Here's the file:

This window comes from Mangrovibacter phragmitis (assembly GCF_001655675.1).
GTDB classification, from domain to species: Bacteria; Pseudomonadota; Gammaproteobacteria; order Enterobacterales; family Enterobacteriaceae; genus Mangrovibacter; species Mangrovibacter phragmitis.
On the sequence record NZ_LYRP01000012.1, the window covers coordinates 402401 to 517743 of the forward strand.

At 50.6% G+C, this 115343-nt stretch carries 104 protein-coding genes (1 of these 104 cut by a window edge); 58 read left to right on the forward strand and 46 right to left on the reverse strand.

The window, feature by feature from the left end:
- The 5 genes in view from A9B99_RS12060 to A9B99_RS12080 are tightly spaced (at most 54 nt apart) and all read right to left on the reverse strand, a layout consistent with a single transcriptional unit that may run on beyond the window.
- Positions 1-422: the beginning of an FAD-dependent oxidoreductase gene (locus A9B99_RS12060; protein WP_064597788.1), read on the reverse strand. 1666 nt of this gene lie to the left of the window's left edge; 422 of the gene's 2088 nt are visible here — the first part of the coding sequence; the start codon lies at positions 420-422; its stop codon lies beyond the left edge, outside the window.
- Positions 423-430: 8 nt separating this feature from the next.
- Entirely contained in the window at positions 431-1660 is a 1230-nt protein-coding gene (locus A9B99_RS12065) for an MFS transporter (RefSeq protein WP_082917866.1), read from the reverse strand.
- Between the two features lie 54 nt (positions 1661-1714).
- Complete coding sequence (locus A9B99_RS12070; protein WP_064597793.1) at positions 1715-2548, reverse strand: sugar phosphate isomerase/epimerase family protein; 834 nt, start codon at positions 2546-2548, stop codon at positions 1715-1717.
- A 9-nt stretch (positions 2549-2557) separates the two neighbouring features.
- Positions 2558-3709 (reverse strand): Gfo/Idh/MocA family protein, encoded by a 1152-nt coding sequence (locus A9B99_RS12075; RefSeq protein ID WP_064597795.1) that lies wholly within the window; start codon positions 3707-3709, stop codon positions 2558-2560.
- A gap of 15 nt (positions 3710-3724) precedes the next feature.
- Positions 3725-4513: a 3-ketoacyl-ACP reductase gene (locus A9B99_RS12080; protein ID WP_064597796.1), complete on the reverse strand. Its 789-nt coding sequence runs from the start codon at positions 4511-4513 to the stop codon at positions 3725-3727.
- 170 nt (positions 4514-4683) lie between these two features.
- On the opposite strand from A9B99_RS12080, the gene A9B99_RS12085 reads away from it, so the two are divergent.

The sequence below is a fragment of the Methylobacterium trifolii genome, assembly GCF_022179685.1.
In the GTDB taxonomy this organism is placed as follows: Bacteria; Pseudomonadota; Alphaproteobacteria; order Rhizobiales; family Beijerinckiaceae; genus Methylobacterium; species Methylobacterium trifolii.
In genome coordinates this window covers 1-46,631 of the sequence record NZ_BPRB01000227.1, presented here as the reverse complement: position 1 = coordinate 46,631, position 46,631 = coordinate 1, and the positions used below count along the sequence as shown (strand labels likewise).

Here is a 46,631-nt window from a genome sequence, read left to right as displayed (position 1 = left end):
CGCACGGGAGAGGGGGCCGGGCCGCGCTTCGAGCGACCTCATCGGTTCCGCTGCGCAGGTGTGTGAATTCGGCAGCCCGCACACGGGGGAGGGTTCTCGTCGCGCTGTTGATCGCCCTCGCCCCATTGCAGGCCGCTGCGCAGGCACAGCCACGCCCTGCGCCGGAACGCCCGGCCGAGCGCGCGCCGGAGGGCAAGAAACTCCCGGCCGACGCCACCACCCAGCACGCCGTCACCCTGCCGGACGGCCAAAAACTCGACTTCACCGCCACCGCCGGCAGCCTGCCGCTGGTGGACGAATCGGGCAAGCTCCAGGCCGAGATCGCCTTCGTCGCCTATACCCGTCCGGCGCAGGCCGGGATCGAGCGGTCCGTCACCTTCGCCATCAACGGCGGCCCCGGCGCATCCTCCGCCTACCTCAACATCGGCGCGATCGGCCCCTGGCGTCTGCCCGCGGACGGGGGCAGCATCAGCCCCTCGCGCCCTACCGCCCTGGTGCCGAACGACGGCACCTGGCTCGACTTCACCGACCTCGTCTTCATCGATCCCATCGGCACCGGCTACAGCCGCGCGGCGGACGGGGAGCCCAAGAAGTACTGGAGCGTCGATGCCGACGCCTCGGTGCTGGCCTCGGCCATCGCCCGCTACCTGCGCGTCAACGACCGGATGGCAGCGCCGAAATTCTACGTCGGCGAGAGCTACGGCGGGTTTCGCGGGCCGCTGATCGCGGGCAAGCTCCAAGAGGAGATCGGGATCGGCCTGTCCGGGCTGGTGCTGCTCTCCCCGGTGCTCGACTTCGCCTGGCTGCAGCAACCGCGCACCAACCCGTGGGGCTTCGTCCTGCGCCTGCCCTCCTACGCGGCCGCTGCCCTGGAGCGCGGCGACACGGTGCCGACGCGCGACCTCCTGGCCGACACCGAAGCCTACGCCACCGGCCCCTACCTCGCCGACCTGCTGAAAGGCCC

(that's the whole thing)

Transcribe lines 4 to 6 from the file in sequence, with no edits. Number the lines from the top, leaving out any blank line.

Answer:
At 50.6% G+C, this 115343-nt stretch carries 104 protein-coding genes (1 of these 104 cut by a window edge); 58 read left to right on the forward strand and 46 right to left on the reverse strand.

The window, feature by feature from the left end:
- The 5 genes in view from A9B99_RS12060 to A9B99_RS12080 are tightly spaced (at most 54 nt apart) and all read right to left on the reverse strand, a layout consistent with a single transcriptional unit that may run on beyond the window.